[Bhaktapur, Nepal] The Worlds Touch work in Nepal is significantly different from that in Darjeeling, India. In Darjeeling, I was a volunteer with Hayden Hall for four months in 2006 while on a Rotary Club scholarship to learn Nepali. I had been approved to go to Nepal itself, but then the Maoists were waging war against the government here, so the Rotary Foundation balked at sending me there. Then I learned that the Darjeelingites (?!) are a Nepali-speaking people, so I shot off several emails and finally met with success.
The last time I was in Darjeeling, in 2008, the political situation there was unstable. We managed to participate in one health camp, paid for by a generous doctor friend of mine, and then the town shut down tighter than Davy Jones' Locker. Jean-Francois freaked out at being unable to get outa Daj. My contacts at Hayden Hall said the personnel situation there made it impossible to consider any sort of volunteer work there.
So this time, it was in effect, a totally new world in Darjeeling. My Rotarian friends were all busy-busy-busy shooting a movie and other personal stuff. The guy who was supposed to be organizing a video production workshop didn't get his act together at all. Hayden Hall, on the other hand, has a new director who was thrilled when I showed up because he's been wanting to do this book and there came me to write and supervise three college students to get it done. Father Kennedy didn't tap into my tech consulting capacity until the end of my trip there, but then we did manage to look into the self-hosted version of WordPress. He taught computer science before he became director of a huge social service org, so he could figure out how to set up a local host so he could really play with WordPress.
He was also interested in Tactical Tech's NGO-in-a-Box stuff. I arranged for him to receive one of their free CD packets, but when it came, it was all Linux OS focused (he's running Windows) and still required downloading from the internet. I had thought one reason they provided the CD "in a box" was to facilitate software acquisition by folks with incredibly slow internet connections. We're working on this one.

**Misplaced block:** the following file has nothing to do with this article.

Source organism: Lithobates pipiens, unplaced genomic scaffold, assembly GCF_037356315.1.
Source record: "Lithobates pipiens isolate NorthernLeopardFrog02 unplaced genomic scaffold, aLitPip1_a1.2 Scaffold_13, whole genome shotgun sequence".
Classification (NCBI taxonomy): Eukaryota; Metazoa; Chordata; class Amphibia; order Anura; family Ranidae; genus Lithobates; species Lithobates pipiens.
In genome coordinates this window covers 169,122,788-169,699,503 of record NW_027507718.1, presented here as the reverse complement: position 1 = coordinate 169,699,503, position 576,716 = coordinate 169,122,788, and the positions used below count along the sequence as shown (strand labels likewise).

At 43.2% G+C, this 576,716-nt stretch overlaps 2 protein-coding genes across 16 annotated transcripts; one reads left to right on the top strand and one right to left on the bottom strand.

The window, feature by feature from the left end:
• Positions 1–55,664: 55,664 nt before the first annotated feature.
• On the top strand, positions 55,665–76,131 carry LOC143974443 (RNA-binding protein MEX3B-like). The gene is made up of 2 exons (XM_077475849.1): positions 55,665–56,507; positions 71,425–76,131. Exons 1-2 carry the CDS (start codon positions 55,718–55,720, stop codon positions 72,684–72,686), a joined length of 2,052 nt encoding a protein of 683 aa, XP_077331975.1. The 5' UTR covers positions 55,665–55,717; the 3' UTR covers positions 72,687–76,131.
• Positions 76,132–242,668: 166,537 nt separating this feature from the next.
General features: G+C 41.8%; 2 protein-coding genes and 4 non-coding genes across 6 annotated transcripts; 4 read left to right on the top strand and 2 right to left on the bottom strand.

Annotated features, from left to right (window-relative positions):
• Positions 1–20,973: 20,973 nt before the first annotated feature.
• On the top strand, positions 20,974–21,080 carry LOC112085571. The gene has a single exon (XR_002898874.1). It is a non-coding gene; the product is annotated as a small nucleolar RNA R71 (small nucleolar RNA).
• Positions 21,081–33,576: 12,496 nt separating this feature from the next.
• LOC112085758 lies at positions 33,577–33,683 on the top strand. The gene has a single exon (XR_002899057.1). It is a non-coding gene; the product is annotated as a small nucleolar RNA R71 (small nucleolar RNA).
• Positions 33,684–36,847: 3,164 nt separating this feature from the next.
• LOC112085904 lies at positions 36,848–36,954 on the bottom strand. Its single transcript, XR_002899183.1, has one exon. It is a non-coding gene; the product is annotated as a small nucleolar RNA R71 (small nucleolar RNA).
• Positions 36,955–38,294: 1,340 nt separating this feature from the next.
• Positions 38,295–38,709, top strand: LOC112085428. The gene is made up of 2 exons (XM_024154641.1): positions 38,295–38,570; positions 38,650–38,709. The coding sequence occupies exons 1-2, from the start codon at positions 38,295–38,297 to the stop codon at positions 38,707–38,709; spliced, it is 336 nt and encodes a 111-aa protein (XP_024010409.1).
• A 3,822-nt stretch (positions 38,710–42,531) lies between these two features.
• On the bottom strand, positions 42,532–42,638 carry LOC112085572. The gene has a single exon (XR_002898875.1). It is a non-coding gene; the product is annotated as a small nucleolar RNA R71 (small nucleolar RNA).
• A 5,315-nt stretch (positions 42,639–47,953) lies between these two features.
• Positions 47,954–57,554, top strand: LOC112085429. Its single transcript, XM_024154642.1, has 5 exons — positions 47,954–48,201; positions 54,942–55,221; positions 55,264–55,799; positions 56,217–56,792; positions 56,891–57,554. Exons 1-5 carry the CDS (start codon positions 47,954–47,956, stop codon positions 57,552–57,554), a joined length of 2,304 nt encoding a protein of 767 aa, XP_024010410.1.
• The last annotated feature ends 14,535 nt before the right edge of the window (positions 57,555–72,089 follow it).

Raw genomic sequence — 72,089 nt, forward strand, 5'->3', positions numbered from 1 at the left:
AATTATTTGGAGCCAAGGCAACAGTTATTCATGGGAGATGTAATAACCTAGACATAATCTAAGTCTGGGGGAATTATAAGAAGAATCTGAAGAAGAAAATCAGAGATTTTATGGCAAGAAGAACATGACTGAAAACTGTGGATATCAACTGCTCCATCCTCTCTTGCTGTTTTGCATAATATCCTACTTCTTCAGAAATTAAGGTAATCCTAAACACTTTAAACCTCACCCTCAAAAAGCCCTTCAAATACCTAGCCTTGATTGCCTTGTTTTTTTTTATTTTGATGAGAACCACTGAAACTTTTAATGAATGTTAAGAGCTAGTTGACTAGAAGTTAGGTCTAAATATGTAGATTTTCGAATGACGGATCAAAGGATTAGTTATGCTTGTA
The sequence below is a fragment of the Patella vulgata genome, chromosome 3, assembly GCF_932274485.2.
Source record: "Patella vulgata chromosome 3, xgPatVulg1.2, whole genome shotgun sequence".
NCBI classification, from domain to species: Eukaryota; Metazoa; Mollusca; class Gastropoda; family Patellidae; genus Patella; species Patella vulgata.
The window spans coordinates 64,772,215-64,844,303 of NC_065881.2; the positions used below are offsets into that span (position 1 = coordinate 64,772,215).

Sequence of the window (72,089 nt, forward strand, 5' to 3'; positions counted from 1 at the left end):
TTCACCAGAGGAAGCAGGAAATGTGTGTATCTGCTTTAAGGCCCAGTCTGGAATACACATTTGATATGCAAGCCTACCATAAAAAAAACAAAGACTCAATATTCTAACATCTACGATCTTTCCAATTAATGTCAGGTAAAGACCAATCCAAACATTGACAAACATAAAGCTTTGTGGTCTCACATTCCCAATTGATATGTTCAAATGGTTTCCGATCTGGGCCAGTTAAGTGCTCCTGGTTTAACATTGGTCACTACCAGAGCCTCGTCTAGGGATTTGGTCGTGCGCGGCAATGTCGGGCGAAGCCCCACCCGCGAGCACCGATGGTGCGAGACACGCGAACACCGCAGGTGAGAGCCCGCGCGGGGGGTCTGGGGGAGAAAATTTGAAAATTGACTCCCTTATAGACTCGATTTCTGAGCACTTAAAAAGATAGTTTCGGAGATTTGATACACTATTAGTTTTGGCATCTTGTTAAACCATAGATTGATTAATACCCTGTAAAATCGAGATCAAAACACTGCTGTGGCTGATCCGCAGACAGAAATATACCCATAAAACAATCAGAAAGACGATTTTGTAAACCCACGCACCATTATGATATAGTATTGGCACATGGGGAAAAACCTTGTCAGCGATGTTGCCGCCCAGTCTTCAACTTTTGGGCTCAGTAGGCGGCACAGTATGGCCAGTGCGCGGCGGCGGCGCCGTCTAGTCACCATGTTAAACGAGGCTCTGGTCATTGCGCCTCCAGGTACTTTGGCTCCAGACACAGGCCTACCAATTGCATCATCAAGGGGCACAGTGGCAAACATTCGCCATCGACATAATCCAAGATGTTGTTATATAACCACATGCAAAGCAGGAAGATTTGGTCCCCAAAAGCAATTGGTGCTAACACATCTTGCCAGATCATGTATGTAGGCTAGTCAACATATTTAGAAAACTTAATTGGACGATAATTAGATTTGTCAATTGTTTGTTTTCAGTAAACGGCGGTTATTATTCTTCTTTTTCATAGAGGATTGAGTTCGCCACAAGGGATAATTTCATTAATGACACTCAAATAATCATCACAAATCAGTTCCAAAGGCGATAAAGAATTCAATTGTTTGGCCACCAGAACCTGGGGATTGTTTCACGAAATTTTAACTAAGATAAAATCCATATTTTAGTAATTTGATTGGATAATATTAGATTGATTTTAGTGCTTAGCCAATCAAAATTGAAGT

Is Hayden Hall a client yet? I'd say a qualified yes. Father Kennedy may very well start taking advantage of my talents on subsequent visits. Here in Bhaktapur, though, I've been working with Surya and Ramesh at Community-Based Rehab and its Resource Center for nearly six years. My first encounter, we played with an access database and Surya's dream of having a database that could be disseminated throughout the disability community of orgs so that data gathering about the disabled in Nepal could start taking place.
That database-- after one false start with a local programmer-- is starting to become a reality, "thanks to your encouragement," Surya and Ramesh told me my first day here. On my last visit, in 2008, I built two websites for the two organizations housed here together. The first, CBR-Bhaktapur, provides direct service to disabled people and trains teachers, social workers and others to include the disabled in fully integrated classrooms and social situations. The second, RCRD (Resource Center for Rehabilitation and Development-- sheesh, I would change that name in a heartbeat if I had any control over the branding of this outfit) is a library and training center, aspiring to become the nation's data collection center on disability issues.
We've put together an ambitious program for my monthlong visit. I'll share that information in another post. I'm challenged with questions I have to research, I'm gratified to find people who like what I can do and want my contribution (as I found in Daj with Father Kennedy as well!), and I'm with good friends in a fascinating culture. Win-win-win-win.